And that is citizenship. We must relearn how to speak to citizens as citizens and to frame our appeals for solidarity—including ones to benefit particular groups—in terms of principles that everyone can affirm.
Source: Mark Lilla, The Liberal Crackup – WSJ
Pessoa’s scepticism is not greatly different in its view of the limits of human reason from the sceptical philosophy developed in the ancient world by Pyrrho and Sextus Empiricus, versions of which have been revived in modern times not only by Montaigne but also by David Hume.
Where Pessoa differs from most exponents of systematic doubt is in his intent, which was not to prove the validity of scepticism or even – like Hume, in some moods – to encourage people to give up philosophising and return to everyday life. If Pessoa’s philosophical writings had any overall purpose, it was simply to emancipate the mind and enlarge the imagination. The human value of philosophy was not in underwriting any view of things but in making possible a certain kind of mental freedom.
Source: John Gray, Reviewed: Philosophical Essays – a Critical Edition by Fernando Pessoa
For Spinoza, whose ultimate goal was to discover how human beings can be happy, our goal should be to replace our “inadequate ideas” (partial, incorrect, emotionally loaded and distorted understandings) with “adequate ideas” (understandings which are accurate and take in the full causal complexity of the situation as much as possible). This complex understanding not only includes a grasp of all the relevant scientific facts but most importantly views all activities and events as unfolding relentlessly from the laws of Reality as the predetermined unfolding of the totality and logic of Gods being.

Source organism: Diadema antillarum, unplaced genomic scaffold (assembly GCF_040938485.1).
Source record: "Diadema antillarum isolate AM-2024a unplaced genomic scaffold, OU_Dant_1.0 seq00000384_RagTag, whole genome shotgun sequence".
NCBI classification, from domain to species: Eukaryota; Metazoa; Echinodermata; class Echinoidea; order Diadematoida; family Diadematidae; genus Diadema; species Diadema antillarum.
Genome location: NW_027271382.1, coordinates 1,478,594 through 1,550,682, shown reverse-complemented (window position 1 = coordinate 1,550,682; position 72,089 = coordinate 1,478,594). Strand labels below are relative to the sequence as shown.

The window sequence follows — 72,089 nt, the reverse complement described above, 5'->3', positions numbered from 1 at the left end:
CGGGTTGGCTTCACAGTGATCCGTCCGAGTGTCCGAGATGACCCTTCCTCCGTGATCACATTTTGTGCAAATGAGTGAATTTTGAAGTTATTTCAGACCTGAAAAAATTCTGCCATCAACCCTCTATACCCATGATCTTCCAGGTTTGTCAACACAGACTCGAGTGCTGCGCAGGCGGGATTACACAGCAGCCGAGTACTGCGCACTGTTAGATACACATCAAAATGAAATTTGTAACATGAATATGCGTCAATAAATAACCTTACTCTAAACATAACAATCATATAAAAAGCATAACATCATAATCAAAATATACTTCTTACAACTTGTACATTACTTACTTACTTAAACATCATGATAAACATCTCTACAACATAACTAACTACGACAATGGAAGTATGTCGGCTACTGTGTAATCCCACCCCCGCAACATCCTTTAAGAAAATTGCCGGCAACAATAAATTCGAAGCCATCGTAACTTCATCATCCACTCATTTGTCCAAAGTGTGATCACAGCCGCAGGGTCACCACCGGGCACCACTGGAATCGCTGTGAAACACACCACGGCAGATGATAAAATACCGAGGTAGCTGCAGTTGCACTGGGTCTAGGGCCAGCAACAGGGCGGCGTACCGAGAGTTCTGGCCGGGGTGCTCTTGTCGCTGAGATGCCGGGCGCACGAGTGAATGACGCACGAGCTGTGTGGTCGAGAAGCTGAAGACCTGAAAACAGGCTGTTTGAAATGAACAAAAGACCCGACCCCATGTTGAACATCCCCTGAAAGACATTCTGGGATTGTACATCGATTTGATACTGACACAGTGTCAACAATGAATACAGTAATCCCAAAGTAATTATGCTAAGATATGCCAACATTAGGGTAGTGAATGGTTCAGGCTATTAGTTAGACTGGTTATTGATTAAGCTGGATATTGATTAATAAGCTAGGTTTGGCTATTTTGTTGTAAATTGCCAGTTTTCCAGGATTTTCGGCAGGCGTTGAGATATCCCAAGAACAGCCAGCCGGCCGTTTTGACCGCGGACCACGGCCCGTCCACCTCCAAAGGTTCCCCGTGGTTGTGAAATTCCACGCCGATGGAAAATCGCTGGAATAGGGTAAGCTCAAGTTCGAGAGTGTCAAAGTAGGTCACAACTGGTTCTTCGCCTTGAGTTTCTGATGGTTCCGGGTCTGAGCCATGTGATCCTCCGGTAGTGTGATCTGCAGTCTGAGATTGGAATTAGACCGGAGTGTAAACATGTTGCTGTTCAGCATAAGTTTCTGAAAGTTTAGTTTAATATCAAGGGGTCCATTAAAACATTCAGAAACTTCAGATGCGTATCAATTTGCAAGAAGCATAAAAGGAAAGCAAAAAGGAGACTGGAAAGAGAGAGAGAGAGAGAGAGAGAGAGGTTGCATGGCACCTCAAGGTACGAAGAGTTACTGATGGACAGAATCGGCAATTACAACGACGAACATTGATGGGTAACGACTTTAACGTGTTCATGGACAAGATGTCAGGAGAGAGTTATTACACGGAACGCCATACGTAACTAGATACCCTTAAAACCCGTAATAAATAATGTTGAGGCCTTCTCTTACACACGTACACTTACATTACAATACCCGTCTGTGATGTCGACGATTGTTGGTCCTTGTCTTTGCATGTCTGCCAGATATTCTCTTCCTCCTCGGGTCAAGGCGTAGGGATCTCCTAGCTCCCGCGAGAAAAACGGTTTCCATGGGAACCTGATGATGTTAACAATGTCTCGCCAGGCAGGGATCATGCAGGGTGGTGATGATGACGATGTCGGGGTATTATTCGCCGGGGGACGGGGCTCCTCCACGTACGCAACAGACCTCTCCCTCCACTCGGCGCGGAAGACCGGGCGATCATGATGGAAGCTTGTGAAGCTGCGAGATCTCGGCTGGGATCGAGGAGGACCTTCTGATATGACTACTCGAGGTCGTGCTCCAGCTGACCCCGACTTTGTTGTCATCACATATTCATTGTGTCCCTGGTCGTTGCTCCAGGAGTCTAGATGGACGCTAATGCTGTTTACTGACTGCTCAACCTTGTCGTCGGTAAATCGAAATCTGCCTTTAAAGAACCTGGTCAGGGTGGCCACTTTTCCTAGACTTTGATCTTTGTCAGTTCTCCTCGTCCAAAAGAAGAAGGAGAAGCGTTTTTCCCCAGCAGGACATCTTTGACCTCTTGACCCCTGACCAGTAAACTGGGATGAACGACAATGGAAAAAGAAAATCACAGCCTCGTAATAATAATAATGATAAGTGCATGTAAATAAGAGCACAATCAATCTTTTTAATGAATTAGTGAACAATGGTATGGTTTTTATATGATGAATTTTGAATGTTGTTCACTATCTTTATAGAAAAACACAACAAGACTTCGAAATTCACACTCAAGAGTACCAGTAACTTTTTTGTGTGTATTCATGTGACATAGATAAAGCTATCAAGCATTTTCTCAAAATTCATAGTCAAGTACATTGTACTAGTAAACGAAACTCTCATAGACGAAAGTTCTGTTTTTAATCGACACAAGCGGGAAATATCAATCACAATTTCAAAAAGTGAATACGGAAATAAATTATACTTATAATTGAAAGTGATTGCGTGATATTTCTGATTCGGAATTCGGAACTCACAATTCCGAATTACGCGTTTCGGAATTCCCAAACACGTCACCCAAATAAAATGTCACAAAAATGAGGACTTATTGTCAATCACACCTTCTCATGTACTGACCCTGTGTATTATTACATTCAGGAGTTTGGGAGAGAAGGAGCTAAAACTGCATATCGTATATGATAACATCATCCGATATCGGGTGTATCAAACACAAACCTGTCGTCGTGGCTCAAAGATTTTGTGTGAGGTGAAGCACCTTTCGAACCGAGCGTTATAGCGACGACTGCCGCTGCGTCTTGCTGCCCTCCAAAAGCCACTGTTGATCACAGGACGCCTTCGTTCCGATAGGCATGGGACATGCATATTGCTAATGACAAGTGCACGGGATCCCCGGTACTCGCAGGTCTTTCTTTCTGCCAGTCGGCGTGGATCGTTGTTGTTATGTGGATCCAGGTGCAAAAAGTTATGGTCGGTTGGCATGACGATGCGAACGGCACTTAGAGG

Spinoza argued that viewing things this way leads to two consequences. The first is peace. When we understand that things could not have been other than they are and are not the fault of either ourselves or our “enemies” or anyone else, we are freed from guilt, blame, anger, bitterness and a host of other draining and destructive emotions. What happens is coterminous with the realm of the possible- what happens is exactly what could possibly have happened. Reality is the possible. Or to put it more technically, the borders of reality are coterminous with the borders of the possible; what did not happen by definition could not have happened.
The second is that our shift moves from our emotional reactions toward understanding- if we want to change things, we need to increase the accuracy and complexity of our causal analysis, not merely rage against people, political parties, or anything else. Understanding the causality involved can empower us to effect real change when possible, as opposed to relegating us to a soap box or privately gnashing our teeth in the dark.
Source: Matthew Gindin, Spinoza Is Still Relevant – The Forward
In his influential “The Road to Serfdom,” the economist Friedrich Hayek argued that the state should “assist the individual in providing for those common hazards of life” — among them poor health and unexpected accidents. And in his illuminating analysis of Ronald Reagan’s legacy, “The Working Class Republican: Ronald Reagan and the Return of Blue-Collar Conservatism,” the political scientist Henry Olsen uncovered some timely insights. “Any person in the United States,” Reagan said in 1961, “who requires medical attention and cannot provide it for himself should have it provided for him.”